JERUSALEM (Reuters) – Israeli Prime Minister Benjamin Netanyahu congratulated US President-elect Joe Biden on Sunday, hailing a strong alliance that could be burdened by differences over policy on Iran and the Palestinians.
Having been in lockstep with Trump for four years, Netanyahu will likely be challenged by any departure by Biden from Trump’s tough policy on Iran and toward the Palestinians. Biden has pledged to restore US involvement in the 2015 Iran nuclear deal – which Trump had pulled out of – and a likely opposition by the White House to Israeli settlement of occupied land where Palestinians seek statehood.
Netanyahu thanked Trump in a subsequent tweet:
Netanyahu’s message came hours after many world leaders had already congratulated Democrat Biden, even as Trump refused to concede and pressed ahead with legal fights against the outcome.
A spokesman for Netanyahu did not respond to a request for comment on the relative delay. Dani Dayan, Israel’s former consul to New York said Netanyahu’s slowed response was a precautionary move.
The right-wing Netanyahu’s particularly close ties with Trump followed an acrimonious relationship with his predecessor Barack Obama, which some critics have said had alienated Democrats and compromised US bipartisan support for Israel.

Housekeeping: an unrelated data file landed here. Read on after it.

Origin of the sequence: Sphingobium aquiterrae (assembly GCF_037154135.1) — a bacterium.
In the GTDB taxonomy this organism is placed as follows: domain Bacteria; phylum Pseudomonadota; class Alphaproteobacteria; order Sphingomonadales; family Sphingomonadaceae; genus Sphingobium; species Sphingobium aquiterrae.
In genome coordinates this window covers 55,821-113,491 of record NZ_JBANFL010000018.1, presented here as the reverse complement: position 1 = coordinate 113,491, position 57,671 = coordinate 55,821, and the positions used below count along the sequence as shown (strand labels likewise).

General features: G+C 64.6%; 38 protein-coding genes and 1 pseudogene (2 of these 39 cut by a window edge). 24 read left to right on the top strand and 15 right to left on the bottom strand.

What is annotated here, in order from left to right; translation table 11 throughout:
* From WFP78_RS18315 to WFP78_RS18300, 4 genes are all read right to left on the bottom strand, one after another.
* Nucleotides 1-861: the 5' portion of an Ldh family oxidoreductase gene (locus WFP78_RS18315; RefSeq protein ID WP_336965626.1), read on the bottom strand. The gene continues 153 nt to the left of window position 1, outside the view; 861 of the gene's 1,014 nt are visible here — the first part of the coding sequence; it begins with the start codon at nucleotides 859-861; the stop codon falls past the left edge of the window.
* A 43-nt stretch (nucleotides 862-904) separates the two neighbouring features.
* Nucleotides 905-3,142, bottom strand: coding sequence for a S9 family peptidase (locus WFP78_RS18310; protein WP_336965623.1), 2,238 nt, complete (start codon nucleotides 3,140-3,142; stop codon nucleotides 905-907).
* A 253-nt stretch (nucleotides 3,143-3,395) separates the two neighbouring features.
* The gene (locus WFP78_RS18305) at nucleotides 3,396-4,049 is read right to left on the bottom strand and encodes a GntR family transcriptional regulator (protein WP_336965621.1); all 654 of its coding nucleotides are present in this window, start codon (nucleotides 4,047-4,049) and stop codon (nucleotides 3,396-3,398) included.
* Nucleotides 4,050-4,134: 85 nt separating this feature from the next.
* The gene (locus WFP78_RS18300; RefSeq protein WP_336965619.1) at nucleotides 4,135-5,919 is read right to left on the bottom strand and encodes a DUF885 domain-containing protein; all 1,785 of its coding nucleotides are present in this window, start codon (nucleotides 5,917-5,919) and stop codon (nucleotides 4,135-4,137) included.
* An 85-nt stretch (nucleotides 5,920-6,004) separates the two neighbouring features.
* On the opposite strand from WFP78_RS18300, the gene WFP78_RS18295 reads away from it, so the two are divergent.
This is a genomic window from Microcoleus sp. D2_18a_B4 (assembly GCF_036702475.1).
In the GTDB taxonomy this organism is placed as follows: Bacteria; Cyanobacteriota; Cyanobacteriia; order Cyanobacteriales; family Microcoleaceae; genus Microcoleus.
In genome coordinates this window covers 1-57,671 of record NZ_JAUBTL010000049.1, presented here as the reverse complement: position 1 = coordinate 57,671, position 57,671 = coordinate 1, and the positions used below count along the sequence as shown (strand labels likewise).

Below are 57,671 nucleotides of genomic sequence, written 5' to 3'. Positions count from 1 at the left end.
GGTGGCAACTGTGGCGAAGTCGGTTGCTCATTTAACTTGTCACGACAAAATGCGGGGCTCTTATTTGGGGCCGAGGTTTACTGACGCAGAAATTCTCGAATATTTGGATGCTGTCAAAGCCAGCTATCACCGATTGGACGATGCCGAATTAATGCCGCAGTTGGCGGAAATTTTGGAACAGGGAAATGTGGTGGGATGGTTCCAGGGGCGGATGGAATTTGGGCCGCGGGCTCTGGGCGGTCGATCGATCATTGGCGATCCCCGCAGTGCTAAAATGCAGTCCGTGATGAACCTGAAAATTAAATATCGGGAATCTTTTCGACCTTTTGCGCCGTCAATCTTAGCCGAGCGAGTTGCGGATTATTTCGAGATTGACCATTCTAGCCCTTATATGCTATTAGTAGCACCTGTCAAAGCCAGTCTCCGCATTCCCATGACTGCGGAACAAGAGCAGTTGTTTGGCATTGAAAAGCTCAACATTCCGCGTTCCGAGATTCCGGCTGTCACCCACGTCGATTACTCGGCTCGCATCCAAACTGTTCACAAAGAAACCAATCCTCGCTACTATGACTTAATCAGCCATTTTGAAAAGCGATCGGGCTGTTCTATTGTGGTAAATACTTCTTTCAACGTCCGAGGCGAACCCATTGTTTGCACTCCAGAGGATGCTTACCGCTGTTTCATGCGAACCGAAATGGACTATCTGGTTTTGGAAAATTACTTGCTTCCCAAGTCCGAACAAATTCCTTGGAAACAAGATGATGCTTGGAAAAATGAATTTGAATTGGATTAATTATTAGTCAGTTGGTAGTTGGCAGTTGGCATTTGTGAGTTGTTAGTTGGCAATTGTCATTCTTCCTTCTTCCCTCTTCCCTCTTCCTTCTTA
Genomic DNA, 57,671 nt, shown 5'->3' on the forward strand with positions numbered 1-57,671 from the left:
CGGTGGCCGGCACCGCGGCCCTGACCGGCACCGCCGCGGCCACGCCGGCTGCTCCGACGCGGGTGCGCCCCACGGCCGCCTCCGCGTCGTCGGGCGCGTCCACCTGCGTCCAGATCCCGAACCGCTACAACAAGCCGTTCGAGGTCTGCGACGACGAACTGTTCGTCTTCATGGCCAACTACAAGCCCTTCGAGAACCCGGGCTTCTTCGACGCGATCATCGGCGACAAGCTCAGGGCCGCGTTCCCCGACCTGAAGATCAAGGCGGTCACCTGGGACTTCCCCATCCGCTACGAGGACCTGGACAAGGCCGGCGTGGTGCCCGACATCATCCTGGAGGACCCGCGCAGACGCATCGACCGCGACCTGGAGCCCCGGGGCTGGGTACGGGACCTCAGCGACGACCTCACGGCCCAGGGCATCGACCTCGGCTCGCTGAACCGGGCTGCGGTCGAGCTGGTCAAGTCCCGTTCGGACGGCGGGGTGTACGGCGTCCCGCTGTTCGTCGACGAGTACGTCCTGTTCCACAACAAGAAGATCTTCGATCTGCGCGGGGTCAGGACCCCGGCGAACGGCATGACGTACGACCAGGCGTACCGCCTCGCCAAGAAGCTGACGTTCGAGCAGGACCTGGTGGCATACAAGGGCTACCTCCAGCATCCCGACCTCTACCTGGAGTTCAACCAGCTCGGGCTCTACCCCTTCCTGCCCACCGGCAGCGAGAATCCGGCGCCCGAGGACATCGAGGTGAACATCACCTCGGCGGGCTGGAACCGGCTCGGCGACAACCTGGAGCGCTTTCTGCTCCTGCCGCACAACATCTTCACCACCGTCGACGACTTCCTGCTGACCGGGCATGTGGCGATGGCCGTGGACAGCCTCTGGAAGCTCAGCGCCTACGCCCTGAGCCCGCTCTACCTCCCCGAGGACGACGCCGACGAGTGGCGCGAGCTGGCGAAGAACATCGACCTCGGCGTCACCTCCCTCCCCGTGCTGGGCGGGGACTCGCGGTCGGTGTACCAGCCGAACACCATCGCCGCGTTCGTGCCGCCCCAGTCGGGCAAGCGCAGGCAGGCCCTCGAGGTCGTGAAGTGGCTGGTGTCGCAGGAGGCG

Michael Oren, Netanyahu’s ambassador to Washington when Obama was president, predicted warm ties with Biden. “They will have disagreements over the peace process. They will have disagreements certainly over the Iran nuclear deal but I think their friendship is solid.”
Israel’s stock market responded positively to Biden’s win. Both the blue-chip Tel Aviv 35 index and the broader TA-125 were up about 0.3 percent in morning trade.
Still, among Israelis, Trump has won overwhelming popularity and many may be sad to see him go.
“I think the problem is that Biden will not be as tough or as strong as Donald Trump,” said Aaron Morali, a student from Tel Aviv. “He made it hard for the Iranian people to have a nuclear plan but I think with Biden they have someone very easy and I am very, very scared of what will happen.”
Additional reporting by Ari Rabinovitch and Rami Amichay; Writing by Maayan Lubell; Editing by William Mallard, Simon Cameron-Moore and Raissa Kasolowsky
FILE PHOTO: Israel’s Prime Minister Benjamin Netanyahu stands with US President Donald Trump after signing the Abraham Accords, normalizing relations between Israel and some of its Middle East neighbors, in a strategic realignment of Middle Eastern countries against Iran, on the South Lawn of the White House in Washington, US, September 15, 2020. REUTERS/Tom Brenner/File Photo